The steering displays some nervousness on centre, which combines with a lack of road feel and a mildly disconcerting top-heavy sensation in cornering. It's not that the car lurches or suffers from too much body roll; more that something isn't quite right in the front-end geometry.
On the upside, although firm, the front seats are comfortable, the exterior mirrors are nice and big, overall noise levels are moderate, and the brakes (vented disc front / solid disc rear) are reassuringly progressive.
On the downside, the media system (such as it is) is woeful. Plug your mobile device (mine's an iPhone 7) into the car's single USB port and you'll be met by a 'Loading-USB error' message, the heating and ventilation read-outs on the letterbox slot screen are a joke, and to top it all, select reverse and the audio cuts out altogether.
7 years / unlimited km warranty
ANCAP Safety Rating
In terms of active safety the H2 City ticks the 'cost-of-entry' boxes, including ABS, BA, EBD, ESP, rear parking senors, tyre-pressure monitoring and emergency brake hazard lighting.
If a crash is unavoidable the airbag count runs to six (dual front, dual front side, and dual curtain). And there are three child restraint/baby capsule top tether points across the back seat, with ISOFIX anchors on the outer two positions.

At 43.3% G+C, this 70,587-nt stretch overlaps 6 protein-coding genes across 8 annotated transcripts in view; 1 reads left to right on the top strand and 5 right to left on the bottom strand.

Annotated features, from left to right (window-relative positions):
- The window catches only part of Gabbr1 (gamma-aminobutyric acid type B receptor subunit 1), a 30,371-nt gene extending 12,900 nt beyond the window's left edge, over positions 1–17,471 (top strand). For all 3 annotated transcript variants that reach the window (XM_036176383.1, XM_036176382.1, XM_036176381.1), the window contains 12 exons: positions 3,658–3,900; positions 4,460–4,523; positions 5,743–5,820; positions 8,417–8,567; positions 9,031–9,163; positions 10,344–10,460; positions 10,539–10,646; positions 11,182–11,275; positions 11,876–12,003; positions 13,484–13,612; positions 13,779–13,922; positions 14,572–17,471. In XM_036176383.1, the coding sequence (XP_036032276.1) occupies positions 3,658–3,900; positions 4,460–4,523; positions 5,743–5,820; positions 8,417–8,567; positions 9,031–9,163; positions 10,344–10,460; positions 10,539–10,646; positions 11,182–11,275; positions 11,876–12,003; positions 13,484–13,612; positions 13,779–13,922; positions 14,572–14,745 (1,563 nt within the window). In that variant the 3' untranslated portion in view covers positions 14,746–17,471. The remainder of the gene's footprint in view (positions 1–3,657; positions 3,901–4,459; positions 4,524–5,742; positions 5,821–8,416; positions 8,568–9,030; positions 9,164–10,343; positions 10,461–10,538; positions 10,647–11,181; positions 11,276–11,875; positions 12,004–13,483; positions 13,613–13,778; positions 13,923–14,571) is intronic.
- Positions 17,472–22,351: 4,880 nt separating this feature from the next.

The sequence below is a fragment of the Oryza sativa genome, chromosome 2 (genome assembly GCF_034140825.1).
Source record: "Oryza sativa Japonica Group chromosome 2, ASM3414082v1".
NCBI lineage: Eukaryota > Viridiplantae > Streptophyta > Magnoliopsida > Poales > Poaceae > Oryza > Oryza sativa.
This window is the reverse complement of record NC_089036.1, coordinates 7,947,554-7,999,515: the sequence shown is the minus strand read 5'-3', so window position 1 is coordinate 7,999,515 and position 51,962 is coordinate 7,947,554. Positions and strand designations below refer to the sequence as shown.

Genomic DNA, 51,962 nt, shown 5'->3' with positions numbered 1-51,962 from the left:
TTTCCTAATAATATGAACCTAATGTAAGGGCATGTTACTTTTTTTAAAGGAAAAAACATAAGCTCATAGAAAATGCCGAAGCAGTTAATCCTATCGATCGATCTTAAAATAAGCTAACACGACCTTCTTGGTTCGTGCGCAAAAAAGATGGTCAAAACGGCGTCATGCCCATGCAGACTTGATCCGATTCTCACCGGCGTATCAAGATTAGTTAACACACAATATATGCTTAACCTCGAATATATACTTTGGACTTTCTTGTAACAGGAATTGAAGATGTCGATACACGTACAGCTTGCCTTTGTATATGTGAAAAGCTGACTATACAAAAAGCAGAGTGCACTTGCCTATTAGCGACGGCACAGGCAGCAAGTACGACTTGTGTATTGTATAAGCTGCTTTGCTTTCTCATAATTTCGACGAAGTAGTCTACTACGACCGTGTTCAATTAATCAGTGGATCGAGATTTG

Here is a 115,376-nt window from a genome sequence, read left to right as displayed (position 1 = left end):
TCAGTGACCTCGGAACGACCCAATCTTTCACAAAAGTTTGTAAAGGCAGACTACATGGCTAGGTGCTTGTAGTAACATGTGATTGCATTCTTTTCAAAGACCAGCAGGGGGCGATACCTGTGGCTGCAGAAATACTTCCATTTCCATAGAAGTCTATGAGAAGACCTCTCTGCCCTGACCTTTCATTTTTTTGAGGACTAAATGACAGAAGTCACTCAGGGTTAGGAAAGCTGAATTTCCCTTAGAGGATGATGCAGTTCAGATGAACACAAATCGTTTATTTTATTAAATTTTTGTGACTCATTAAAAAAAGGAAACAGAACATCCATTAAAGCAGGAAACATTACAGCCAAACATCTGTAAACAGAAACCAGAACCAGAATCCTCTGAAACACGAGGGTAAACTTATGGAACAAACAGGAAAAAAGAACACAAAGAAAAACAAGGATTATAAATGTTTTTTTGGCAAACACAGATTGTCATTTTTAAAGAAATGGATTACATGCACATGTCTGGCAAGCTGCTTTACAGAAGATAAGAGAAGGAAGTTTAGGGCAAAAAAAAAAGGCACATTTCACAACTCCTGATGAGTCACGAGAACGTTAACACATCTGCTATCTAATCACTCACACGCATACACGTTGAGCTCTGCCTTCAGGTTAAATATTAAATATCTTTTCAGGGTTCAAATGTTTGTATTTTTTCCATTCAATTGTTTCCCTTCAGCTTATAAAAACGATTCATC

The Haval H2 scored a maximum five-star ANCAP rating in late 2017, a rank it would not replicate when assessed against 2019's more challenging criteria.
Haval covers all new cars it sells in Australia with a seven year/unlimited km warranty with 24-hour roadside assistance provided for five years/100,000km.
That's a strong statement from the brand, and well ahead of the major players in the mainstream market.
Service is recommended every 12 months/10,000km, and no capped-price servicing program is currently in place.
How you define value will determine whether the Haval H2 City is the right small SUV for you. In terms of metal for money it delivers heaps of space, a reasonable standard features list and adequate safety. But it's let down by mediocre performance, sub-par dynamics and a surprising thirst for (premium) unleaded. Brand Finance may rank Haval high on the power index, but the product needs to climb a few rungs higher before that potential's realised.
|MT (4X2)||1.5L, PULP, 6 SP MAN||$11,800 – 17,270||2019 Haval H2 2019 MT (4X2) Pricing and Specs|
|Premium (4x2)||1.5L, PULP, 6 SP AUTO||$15,300 – 21,560||2019 Haval H2 2019 Premium (4x2) Pricing and Specs|
|LUX (4X2)||1.5L, PULP, 6 SP AUTO||$16,700 – 23,320||2019 Haval H2 2019 LUX (4X2) Pricing and Specs|
|City 2WD||1.5L, PULP, 6 SP MAN||$11,800 – 17,270||2019 Haval H2 2019 City 2WD Pricing and Specs|
|Price and features||7|
|Engine & trans||7|